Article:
Thanksgiving is my favorite holiday. It is arguably the least commercialized. And it is centered in a meal shared by family and friends. I have great memories of Thanksgivings past. Mom and Dad driving us to Uncle Foozy and Aunt Marion's home. "Foozy" was his nickname. I only found that out when I was about 25 years old. The whole time I really thought he had been named Foozy. If you knew my uncle you would agree the name fit. Aunts and uncles, Grandpa, cousins everywhere--it was a great event. Since Sara and I have been married I have been the cook for Thanksgiving dinner. As I've said before I love to cook so it's a pleasure to put the menu together and share in the feast. I start a couple of weeks before, planning the meal, deciding what to repeat, what to do that's new, getting the shopping done and writing out my timeline for the day. This year we'll have friends over. Our kids couldn't join us. I call them kids. They're young adults living in different parts of the country. I'm roasting a brown ale turkey with gravy (new recipe), mashed potatoes, stuffing, green bean casserole, cranberry relish, and a pumpkin tart for dessert with crème fraiche (new recipe). Friends are bringing salmon mousse, wine, and lots of love.
I wish for you and yours a wonderful Thanksgiving.
Of course, Thanksgiving is the prelude to the Big Event. No, I don't mean Black Friday. The term originated in Philadelphia in 1961, and, over time, took on a bigger meaning. For retailers it is the time of year when they actually begin to make a profit, thus moving out of "the red" to "black" numbers.
I don't like the term.
In Christian tradition the time after Thanksgiving is a time of preparation for the real Big Event, the celebration of the birth of Jesus. Many think of Christmas as a holiday, but it is one of the holiest days of the year for Christians.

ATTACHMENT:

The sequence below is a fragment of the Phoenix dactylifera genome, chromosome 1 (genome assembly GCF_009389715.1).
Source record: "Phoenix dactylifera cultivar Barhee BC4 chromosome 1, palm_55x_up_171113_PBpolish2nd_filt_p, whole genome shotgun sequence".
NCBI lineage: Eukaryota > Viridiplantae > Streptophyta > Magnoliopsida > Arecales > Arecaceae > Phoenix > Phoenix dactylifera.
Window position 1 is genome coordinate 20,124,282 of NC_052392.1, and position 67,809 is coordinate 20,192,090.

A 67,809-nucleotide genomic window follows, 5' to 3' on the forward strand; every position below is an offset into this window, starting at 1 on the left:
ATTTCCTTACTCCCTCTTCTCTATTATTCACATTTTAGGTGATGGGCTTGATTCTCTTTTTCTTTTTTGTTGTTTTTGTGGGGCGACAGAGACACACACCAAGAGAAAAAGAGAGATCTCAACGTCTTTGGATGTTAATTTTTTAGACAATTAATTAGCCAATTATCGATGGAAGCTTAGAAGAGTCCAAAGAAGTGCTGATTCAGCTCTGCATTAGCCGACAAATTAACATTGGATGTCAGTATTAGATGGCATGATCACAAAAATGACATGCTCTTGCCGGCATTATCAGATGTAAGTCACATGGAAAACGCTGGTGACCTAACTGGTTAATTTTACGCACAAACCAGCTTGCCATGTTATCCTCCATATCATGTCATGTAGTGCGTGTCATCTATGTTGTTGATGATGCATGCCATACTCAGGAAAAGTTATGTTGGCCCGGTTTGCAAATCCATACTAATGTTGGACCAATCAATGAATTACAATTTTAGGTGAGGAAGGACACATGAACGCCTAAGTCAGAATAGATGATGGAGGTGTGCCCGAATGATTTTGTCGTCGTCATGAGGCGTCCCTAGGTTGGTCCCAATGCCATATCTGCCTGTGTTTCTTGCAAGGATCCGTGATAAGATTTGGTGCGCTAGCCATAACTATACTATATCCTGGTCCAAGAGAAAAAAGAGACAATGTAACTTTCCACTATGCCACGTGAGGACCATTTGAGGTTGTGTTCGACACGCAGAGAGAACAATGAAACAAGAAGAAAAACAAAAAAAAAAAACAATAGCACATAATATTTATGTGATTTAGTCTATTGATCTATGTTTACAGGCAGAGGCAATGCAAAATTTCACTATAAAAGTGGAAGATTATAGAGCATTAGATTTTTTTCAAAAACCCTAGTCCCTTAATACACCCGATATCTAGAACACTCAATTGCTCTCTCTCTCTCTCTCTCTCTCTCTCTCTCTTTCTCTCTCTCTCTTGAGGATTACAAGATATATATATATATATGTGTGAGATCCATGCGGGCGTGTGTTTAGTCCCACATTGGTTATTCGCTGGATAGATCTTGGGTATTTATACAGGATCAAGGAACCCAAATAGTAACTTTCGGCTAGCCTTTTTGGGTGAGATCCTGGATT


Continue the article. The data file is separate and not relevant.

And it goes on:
At least it's supposed to be that way. Starting the season on a day called Black Friday?
Sadly, many Christians simply follow the crowd that is already in the "Christmas Spirit," at least in the sense they are singing carols, having parties, buying gifts and often overindulging. Historically the Christian year begins on the First Sunday of Advent, usually the first Sunday after Thanksgiving. Advent means coming and is characterized by four Sundays of preparation for the coming of Christ. Each Sunday has a theme for reflection. Taking time to think of what it means to be people of Hope, Peace, Joy and Love leads us to the claim that all of those things have been realized by the birth of Jesus.
And it doesn't stop there. We celebrate the Season of Christmas for 12 days. Many people I know are sick and tired of Christmas by December 25th. But for those who have taken time to prepare during Advent, roughly 28 days before the 25th, the celebration has just begun.
Christmas ends on January 6th, Epiphany, a word meaning arrival or manifestation. Theophany is also used, which means vision of God. Many Christians actually open presents on January 6th in memory of the Magi who presented gifts to the baby Jesus.
So there you have it. Christmas from a traditional Christian perspective. But maybe the question remains,"What's so big about the Big Event?" The heart of the Christmas message is God's promise to bring peace on Earth and good will for all people. Foretold in the prophets, it is the real Big Event. One we're invited to be a part of.
Peace on Earth. Good will for all people. Is it really possible? Now that WOULD be big.